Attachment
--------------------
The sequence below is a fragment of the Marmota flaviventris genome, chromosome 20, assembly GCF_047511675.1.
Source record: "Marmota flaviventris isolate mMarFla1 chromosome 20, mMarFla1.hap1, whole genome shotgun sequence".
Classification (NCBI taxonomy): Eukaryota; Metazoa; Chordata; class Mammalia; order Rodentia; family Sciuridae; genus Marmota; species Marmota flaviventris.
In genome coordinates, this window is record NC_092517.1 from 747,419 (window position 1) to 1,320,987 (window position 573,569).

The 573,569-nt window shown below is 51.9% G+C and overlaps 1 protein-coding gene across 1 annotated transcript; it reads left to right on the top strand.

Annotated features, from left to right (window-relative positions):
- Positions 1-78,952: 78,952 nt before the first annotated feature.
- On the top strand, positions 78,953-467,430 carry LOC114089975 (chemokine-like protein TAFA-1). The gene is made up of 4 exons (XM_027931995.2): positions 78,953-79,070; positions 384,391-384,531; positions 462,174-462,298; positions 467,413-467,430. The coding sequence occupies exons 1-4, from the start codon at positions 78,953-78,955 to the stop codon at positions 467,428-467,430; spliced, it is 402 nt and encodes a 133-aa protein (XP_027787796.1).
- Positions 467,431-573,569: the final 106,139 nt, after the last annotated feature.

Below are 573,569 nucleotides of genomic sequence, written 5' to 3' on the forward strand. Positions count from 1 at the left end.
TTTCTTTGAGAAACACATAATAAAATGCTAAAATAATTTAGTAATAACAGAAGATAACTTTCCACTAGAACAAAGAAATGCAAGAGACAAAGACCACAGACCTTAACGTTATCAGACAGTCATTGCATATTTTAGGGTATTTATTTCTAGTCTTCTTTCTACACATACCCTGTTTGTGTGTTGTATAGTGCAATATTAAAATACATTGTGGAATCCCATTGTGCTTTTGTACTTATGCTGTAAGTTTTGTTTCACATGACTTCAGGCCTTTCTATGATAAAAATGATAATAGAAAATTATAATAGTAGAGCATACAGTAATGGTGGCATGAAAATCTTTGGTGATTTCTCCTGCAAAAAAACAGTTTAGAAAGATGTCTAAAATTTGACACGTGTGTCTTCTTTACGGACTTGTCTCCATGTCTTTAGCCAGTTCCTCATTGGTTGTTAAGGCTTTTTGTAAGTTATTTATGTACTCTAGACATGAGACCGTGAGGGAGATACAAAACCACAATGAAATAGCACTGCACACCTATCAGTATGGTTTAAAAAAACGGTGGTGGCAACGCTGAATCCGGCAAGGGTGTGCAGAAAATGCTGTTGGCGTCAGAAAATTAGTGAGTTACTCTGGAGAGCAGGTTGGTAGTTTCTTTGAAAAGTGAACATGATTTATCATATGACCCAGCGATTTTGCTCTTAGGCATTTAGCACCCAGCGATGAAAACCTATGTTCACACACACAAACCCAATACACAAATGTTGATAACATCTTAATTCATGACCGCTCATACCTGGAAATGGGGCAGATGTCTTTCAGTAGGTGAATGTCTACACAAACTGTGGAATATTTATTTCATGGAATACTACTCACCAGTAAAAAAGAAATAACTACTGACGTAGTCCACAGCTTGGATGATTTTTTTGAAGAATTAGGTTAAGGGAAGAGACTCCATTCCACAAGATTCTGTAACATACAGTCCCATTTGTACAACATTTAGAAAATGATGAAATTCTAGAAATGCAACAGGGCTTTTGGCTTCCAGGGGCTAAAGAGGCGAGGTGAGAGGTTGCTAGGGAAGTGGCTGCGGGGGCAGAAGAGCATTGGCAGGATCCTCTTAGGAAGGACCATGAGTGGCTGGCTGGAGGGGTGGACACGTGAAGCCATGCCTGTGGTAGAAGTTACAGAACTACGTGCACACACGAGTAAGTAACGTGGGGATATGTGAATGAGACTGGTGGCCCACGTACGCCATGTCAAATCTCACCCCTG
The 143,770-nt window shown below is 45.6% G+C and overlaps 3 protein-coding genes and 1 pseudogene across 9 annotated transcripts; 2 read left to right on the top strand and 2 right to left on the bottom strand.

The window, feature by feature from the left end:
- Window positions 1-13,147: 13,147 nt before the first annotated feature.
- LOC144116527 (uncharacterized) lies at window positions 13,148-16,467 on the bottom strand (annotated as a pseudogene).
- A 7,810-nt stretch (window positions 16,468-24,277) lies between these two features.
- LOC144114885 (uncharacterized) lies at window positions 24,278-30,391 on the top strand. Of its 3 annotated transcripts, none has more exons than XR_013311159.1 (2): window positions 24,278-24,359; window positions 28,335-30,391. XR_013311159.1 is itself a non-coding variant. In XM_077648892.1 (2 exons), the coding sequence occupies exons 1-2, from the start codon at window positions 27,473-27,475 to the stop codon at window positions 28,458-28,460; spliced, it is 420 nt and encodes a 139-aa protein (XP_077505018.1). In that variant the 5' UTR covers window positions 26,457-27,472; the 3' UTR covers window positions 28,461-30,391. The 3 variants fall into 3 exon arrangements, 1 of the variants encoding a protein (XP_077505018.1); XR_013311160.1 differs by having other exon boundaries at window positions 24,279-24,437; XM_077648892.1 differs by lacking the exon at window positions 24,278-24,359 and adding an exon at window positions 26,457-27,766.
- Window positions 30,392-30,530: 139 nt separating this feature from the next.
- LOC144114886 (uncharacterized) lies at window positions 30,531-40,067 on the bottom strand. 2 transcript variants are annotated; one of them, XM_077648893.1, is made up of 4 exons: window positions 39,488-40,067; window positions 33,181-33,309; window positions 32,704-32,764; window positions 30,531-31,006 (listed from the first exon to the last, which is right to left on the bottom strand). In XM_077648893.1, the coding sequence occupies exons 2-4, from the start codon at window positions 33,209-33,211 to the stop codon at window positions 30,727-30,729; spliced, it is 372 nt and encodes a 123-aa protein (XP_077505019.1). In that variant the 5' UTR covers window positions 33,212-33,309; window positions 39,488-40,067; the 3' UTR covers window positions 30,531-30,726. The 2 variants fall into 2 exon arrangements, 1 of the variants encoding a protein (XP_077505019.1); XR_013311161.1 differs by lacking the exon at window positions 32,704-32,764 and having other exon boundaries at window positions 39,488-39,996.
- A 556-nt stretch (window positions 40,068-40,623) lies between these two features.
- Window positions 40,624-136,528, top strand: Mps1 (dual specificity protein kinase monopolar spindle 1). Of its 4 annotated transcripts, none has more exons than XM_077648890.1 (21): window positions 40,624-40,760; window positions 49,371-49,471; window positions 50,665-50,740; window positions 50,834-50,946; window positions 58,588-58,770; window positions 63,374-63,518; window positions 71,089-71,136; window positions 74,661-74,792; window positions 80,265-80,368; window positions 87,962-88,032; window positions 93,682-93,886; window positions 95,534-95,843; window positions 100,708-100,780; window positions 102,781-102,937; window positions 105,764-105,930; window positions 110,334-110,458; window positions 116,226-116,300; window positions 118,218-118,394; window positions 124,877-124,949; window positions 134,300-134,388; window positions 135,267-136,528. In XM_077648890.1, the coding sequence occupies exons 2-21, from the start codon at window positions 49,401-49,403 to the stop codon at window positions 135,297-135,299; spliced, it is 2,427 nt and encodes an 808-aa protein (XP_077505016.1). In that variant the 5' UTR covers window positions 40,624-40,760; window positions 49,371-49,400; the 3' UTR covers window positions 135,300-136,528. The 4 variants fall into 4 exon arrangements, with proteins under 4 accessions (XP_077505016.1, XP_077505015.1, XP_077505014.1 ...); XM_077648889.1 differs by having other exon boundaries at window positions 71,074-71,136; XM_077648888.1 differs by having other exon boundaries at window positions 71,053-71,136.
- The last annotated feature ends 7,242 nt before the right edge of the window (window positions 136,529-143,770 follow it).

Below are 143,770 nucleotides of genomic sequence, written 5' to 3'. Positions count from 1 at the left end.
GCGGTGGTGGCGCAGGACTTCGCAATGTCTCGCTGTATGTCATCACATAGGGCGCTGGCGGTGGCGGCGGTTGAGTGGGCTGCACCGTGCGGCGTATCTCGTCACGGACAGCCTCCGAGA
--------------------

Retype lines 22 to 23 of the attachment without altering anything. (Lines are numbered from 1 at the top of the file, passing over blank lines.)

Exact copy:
- The last annotated feature ends 7,242 nt before the right edge of the window (window positions 136,529-143,770 follow it).

Below are 143,770 nucleotides of genomic sequence, written 5' to 3'. Positions count from 1 at the left end.